Full City Challenge

Full City spotlight: This L.A. org helps thousands trade gang life for restaurant jobs

Homeboy Industries trains people to work in the food service industry.

An employee at the Homegirl Cafe

An employee at the Homegirl Cafe

Homeboy Industries

Updated Jan. 10

What if your Sunday brunch could contribute to the greater good?

In Los Angeles, when you choose to dine at the Homegirl Cafe, your meal will do more than cure your hangover. The breakfast and lunch spot serves up contemporary Latin American cuisine — and employs people who were once members of a gang, offering them a job-training program and a network of services.

Even better, the cafe is just one part of the program. It operates under a larger organization called Homeboy Industries, which has served hundreds of thousands of former gang members in its history.

We’re showcasing this example to inspire applications to the Full City Challenge, a collaboration between Billy Penn and the Economy League to jumpstart solutions to hunger by leveraging our region’s robust food economy.

Through Jan. 24 (that’s soon!), we’re accepting short proposals for initiatives, campaigns, social enterprises, technology platforms and other new collaborations that use food, culinary or agricultural-based solutions to address the underlying causes of hunger and poverty that affect too many residents.

If we like your idea, we’ll give you $5,000 to pilot it, and tens of thousands of dollars worth of strategic advice to help get a test off the ground.

There’s a lot of this kind of work already going on, both in Philly and around the country. So far we’ve highlighted the Seattle-based nonprofit FareStart, plus FoodMaven in Colorado and The Monkey & The Elephant in Philly’s Brewerytown neighborhood.

Up next: Homeboy Industries.


Homeboy Industries provides a variety of services for people who’ve been members of a gang, been to prison and/or experienced addiction. The culinary industry is its primary focus — the org trains employees to work at its network of nonprofit food service businesses.


Los Angeles, California


The first iteration of the Homeboy Industries was founded in 1992 by Jesuit priest Greg Boyle, who witnessed gang violence firsthand in his Los Angeles community and felt moved to do something about it. It was called the Homeboy Bakery, and it provided training for aspiring bakers who had been members of gangs.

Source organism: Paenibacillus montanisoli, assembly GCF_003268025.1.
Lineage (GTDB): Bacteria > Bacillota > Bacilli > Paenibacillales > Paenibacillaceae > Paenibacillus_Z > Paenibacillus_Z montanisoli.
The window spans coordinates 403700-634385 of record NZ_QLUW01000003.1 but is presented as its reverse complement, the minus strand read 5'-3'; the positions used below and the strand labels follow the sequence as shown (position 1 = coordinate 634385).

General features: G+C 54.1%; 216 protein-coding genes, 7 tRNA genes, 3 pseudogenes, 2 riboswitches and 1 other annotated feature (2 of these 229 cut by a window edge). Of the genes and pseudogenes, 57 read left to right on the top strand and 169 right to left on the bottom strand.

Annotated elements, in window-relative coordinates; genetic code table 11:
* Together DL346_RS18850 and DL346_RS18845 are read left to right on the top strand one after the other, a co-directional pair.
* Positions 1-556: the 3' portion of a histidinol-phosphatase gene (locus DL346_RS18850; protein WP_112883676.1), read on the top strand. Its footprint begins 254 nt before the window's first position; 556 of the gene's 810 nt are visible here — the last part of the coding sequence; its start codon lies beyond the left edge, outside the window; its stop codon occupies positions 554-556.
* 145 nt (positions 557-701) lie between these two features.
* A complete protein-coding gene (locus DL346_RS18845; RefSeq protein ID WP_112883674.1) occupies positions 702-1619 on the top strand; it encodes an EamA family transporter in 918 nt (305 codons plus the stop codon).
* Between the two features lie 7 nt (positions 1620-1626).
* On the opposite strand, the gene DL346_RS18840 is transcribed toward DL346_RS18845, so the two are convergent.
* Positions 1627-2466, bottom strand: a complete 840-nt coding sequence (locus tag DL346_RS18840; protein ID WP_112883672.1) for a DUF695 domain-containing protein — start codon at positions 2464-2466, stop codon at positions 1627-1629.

The program started with a gift — Hollywood producer Ray Stark donated the money to start the first bakery — but it became so successful that, in 2001, Boyle was able to expand it into the parent organization it is today.


Homeboy Industries comprises:

In total, these shops provide full-time employment to more than 200 people. Throughout their employment, folks are participating in an 18-month job-training program, and they’re offered services like tattoo removal and classes on anger management and parenting.

Homeboy doesn’t just teach people how to serve food — it also offers educational services and a training program on solar panel installation.

An employee working at the Homeboy Diner

An employee working at the Homeboy Diner

Homeboy Industries

The scale of this org is huge — in its 27-year history, Homeboy Industries has helped rehabilitate 120,000 former gang members.

“We focus on healing first, helping to break a population demoralized by stigma to be vulnerable and open to what can be,” Arlin Crane, Homeboy’s VP of social enterprises, told Upswell in August. “We want people at the community dinner who don’t know what being in a gang is like to experience someone’s journey, and to hear trainees’ stories about discovering that ‘gang life may have been a part of me, but it’s not going to define me.'”

How do they do it? Basically, Homeboy Industries works because it has a network of wealthy partners, including the Southern California Gas Company and the USC Medical Center.


To make this program work in Philly, we’d need:

  • Funding partners
  • A couple warehouses to open up full kitchens
  • Patience — remember, this organization took 27 years to get where it is today


Want some more? Explore other Full City Challenge stories.

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Poverty, Food